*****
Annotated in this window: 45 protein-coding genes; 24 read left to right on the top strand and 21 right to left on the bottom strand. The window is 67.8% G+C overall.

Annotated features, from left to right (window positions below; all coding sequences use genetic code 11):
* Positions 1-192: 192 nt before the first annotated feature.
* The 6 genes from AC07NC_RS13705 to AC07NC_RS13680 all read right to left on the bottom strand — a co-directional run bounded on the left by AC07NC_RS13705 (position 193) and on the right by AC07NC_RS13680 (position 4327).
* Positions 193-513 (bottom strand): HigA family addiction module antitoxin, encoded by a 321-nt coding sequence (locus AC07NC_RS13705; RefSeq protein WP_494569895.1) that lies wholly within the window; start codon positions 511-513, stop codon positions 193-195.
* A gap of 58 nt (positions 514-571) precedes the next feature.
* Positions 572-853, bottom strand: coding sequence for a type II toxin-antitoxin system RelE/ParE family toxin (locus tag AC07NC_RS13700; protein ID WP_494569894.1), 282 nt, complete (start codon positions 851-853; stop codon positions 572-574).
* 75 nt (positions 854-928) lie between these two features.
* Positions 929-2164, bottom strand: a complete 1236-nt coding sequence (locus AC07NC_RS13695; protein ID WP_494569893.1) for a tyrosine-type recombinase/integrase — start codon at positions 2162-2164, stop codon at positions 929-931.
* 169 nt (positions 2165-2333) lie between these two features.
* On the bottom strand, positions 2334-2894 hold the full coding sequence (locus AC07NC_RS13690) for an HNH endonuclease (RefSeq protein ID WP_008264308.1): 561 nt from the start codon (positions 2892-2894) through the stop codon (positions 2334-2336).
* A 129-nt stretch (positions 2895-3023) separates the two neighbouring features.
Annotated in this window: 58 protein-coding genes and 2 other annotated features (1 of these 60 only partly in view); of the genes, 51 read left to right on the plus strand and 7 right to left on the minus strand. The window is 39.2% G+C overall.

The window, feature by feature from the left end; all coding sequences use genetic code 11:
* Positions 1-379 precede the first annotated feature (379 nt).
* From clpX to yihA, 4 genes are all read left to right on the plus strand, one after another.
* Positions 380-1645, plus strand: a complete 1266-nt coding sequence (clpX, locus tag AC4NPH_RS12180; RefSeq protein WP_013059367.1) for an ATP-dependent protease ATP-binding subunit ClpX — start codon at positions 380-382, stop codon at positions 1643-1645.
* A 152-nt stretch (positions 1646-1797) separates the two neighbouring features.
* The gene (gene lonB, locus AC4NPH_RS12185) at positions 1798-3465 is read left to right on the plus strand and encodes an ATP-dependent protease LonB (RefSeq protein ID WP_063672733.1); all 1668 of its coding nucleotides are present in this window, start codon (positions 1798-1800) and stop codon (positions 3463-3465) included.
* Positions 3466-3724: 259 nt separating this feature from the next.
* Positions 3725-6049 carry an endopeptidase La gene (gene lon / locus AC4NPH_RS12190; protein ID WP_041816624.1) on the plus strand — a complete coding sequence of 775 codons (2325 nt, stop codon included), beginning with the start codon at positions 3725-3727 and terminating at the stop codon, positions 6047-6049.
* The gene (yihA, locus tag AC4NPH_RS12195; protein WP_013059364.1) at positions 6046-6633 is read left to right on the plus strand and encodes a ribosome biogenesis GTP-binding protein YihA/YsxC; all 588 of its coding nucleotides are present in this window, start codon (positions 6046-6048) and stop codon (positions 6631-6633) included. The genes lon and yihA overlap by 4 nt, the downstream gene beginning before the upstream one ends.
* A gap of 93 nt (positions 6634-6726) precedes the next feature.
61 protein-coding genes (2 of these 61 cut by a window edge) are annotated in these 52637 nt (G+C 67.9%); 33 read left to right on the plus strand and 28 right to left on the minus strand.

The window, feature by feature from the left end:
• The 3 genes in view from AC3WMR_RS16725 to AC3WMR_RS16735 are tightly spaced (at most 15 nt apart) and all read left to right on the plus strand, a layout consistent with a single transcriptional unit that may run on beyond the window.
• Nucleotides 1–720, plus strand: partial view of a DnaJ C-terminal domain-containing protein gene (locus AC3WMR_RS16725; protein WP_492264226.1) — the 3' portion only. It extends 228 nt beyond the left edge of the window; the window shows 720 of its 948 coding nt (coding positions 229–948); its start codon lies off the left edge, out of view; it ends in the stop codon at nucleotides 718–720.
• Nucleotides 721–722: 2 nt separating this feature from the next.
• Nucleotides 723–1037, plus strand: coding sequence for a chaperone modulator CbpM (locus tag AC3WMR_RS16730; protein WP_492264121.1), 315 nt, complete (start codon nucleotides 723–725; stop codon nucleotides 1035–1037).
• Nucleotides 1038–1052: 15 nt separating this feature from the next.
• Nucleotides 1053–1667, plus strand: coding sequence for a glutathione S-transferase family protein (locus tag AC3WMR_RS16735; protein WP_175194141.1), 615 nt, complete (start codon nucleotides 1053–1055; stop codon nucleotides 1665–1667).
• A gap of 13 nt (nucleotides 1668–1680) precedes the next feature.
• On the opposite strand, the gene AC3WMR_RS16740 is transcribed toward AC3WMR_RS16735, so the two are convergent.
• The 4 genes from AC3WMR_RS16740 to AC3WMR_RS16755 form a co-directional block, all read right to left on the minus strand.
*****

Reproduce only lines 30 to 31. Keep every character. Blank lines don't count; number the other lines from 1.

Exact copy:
• Nucleotides 1038–1052: 15 nt separating this feature from the next.
• Nucleotides 1053–1667, plus strand: coding sequence for a glutathione S-transferase family protein (locus tag AC3WMR_RS16735; protein WP_175194141.1), 615 nt, complete (start codon nucleotides 1053–1055; stop codon nucleotides 1665–1667).